Cody, on the other hand, contributes by shoving heavy objects out of the way in his colossal state, and getting through tiny holes to activate robots is a cinch after he deflates to his mini form. And yes, he deflates – he literally farts himself smaller.
Twice the goodness
Bear in mind this is only a sub-section of one chapter, and going through everything players will encounter in the diminutive duo’s story could easily fill an entire article. As if this was somehow not enough, there is also a liberal scattering of various party games and mini challenges in every chapter, and they exist solely to provide just a quick, fun side activity.
Regardless of whatever May and Cody might be doing, It Takes Two consistently excels in the most important area of this particular genre: Making players feel connected. Whether solving a puzzle or taking down a boss, most of the gameplay scenarios give each player a distinct but equally important role to play, which means that communication and cooperation is crucial. In short, this is playing ‘together‘ in every sense of the word.
It comes as no surprise that Hazelight Studios have made full use of the Unreal Engine 4 to bring this incredibly ambitious title to life. Closer inspection soon reveals that their game boasts surprisingly detailed textures and almost Pixar-grade animations in cut scenes, but it was actually the levels’ vast sense of scale that really got me.
As hinted earlier, almost every set piece in this game can only be described as humungous, so the UI element that reveals your partner’s location is everything but a wasted feature. Indeed, it is quite possible to loose your co-player in certain areas! At least these huge levels leave cool things to discover (in particular those mini games I mentioned earlier), and it was a nice touch that most puzzles often make full use of these open spaces.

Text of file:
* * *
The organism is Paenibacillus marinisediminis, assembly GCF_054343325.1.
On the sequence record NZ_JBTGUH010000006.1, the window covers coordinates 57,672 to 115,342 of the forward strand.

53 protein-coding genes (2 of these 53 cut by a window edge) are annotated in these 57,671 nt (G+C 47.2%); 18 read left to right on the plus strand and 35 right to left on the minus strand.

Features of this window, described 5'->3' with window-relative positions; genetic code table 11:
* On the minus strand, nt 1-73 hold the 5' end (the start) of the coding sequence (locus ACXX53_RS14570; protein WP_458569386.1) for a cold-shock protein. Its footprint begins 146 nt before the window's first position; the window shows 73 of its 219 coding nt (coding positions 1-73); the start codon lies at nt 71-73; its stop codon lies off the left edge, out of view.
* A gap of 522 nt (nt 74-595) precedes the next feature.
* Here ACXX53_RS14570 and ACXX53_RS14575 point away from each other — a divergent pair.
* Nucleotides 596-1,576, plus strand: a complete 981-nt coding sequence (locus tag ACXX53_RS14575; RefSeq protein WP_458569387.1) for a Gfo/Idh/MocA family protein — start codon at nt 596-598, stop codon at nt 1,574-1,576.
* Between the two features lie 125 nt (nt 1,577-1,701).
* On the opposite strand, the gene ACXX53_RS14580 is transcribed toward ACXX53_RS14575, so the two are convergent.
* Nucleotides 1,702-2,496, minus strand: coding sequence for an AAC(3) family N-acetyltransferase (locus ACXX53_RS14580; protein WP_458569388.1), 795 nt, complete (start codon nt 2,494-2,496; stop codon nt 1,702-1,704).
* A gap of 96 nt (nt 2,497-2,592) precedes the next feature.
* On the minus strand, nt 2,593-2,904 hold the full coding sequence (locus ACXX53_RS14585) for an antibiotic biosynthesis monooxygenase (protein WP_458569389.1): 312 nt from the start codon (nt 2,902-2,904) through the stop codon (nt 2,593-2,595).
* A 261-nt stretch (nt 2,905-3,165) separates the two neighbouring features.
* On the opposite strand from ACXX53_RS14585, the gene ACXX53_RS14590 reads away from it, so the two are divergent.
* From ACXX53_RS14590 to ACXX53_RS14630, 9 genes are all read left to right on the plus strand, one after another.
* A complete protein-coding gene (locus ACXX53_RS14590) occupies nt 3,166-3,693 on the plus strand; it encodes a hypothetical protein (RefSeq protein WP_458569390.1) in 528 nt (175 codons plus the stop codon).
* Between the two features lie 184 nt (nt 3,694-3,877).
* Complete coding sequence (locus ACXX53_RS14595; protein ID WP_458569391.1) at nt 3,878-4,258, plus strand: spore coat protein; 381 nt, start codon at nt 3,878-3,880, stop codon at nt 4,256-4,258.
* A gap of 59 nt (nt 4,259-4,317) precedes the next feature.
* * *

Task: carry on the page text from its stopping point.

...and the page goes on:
A new yardstick for co-op
I remember reading somewhere in It Takes Two’s pre-release marketing that Joseph Fares offered $1000 for anyone who could prove that they didn’t have a good time with this game. “Poor fool” I thought, “Do you not comprehend the level of trolling you are about unleash upon yourself?”
Now I understand that this was a pretty safe wager indeed. I have played games with superb co-op design, I have played games with fantastic visual and sound design, I have played games with highly inventive mechanics, I have played games with vast and immersive worlds, but, for me, this is the first time all of these elements fuse into a single experience.
For this reason, It Takes Two should perhaps be regarded as the prime example of this genre, and I must give this game my highest recommendation. Given that you only have to buy one copy to play between two players, Hazelight Studios proves that sharing a good game with a friend lives at the very heart of their new masterpiece. I cannot wait to see what this studio will make next.
- Superb gameplay variety
- Imaginative environments
- Beautiful graphics
- Fantastic puzzles
- Controls feel great
- No cross-platform support
Computer Specs: Windows 10, 64-bit PC using Nvidia GTX 1070, i5 4690K CPU, 16GB RAM – Played using two Xbox One controllers